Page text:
You may have noticed them at the supermarket, row after row of transparent bags by different brands, filled with brown or white bread rusks, or discovered them at a taverna at the bottom of a Cretan-style salad, known as dakos.
A key component of the Greek diet since the Middle Ages, (ca. 10th century AD), and derived from the ancient Greek dipyros, which means “twice-baked,” paximadi are today produced in a variety of shapes, and with different seeds and grains; a tasty, nutritious, and filling accompaniment to many a meal. There is a great choice of rusks on offer, seasoned with herbs and spices, and even sweet versions flavored with orange, sugar, fennel seeds, or cinnamon.
Timeless & heroic
Paximadi, in all their various forms, have been a culinary staple for millennia. Their portability, long shelf life, resistance to mold, and nutritional value have helped sustain countless generations of Greeks in the countryside and cities alike, especially in times of hardship and occupation. Rusks have even been used, along with coins, clothes, cheese and salted pork, as a form of currency in the past.
In her paper for the Oxford Symposium on Food and Cooking, the historian and author Aglaia Kremezi writes, “Many believe that the word paximadi comes from Paxamus, a cook and author who had probably lived in Rome the first century AD. As food historian Andrew Dalby points out, from this Greek word came the Arabic bashmat or baqsimat, the Turkish beksemad, the Serbo Croatian peksimet, the Romanian pesmet, and the Venetian pasimata.”
How they’re made
Paximadi are double-baked in an oven, traditionally wood-fired, to the point where they reach a hard, crunchy consistency. The key ingredients vary. Most commonly they’re made using a mixture of barley, wheat and rye, or a combination of all three. Today, you can find rusks that are cream colored and fluffy, with a high olive oil content, black rusks made with carob flour, and others made from a blend of flours.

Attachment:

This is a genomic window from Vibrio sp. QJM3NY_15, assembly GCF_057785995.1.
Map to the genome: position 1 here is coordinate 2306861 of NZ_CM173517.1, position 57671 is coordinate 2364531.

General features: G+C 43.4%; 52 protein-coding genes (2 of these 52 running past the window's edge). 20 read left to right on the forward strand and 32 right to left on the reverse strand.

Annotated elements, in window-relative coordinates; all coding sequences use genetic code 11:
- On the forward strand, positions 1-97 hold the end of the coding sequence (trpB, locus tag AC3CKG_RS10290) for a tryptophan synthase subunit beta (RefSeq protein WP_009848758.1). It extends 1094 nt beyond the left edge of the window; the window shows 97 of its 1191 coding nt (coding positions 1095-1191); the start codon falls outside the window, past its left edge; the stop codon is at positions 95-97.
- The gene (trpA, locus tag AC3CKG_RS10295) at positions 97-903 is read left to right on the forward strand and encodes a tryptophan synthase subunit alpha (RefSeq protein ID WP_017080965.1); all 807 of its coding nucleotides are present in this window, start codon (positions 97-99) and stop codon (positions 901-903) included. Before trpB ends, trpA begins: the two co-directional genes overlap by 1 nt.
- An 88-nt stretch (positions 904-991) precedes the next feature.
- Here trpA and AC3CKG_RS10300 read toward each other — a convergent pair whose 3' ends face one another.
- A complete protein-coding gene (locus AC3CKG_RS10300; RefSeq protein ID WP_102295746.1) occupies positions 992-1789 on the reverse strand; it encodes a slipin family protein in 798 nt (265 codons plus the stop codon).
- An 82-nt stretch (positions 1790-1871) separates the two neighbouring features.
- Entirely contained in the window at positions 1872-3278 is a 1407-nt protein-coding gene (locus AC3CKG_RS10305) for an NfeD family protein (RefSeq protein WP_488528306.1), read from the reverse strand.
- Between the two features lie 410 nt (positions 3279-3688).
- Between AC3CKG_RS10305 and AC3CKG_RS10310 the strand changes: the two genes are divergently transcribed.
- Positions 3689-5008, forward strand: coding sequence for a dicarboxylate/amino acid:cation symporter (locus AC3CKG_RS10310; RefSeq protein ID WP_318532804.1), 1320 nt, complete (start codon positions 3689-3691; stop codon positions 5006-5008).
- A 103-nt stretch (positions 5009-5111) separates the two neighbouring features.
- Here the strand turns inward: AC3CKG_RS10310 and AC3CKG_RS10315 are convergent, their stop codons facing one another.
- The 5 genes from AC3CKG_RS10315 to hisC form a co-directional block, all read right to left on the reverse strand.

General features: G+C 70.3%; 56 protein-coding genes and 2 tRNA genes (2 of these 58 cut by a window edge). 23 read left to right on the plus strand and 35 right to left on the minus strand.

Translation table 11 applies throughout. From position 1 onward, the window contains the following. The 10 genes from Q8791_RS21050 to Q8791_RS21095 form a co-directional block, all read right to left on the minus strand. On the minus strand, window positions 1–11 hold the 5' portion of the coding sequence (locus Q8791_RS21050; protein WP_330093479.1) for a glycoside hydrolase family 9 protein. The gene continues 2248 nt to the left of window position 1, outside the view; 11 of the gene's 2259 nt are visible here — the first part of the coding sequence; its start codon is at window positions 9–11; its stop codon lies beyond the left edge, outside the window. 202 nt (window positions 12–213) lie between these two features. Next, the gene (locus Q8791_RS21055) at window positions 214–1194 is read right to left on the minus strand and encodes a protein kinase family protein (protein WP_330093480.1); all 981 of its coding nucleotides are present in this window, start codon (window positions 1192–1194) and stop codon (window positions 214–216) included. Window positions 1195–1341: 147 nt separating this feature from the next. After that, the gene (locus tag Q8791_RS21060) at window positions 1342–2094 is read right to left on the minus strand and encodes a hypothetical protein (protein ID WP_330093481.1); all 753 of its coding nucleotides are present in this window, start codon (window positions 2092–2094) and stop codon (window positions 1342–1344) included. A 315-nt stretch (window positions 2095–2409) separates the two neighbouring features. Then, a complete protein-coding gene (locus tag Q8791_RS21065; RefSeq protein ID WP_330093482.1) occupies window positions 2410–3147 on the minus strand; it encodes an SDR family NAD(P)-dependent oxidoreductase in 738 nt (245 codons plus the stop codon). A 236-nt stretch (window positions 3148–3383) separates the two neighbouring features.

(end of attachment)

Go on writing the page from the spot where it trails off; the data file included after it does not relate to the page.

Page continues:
The “paximadi tis katohis,” the rusk created during the great famine in Athens during WWII, contained barley, carob, wheat and oat flours, and, for many, it was key to survival. Today, it is still sold for its high nutritional value.
From Tradition to Trend
The greatest inspiration behind “paximadi-mania” in recent years comes from the island of Crete, where the large round “dakos” rusk made from barley flour or a mix of barley and wheat flour, is softened by being soaked in water and then topped with chopped tomato, a drizzle of olive oil, crumbled white cheese (usually feta), and capers or olives.
While paximadi have long been a common household staple in Greece, and among the communities of the diaspora, an increasing number of chefs from abroad have adopted the humble rusk for experimentation, creating all kinds of new and exciting dishes. Crushed and crumbled, paximadi are being used as a textural topping, soaked and mixed with herbs as a stuffing, and broken into chunks as a replacement to croutons in salads and soups. Sweet renditions are also served instead of Italian biscotti along with coffee or crumbled into ice cream.
The darker rusks are generally the highest in nutritional value. Overall, rusks contain good amounts of fiber, as well as magnesium, folic acid, B vitamins (especially B1 and B6) and iron, while carob rusks contain vitamins A, C and D.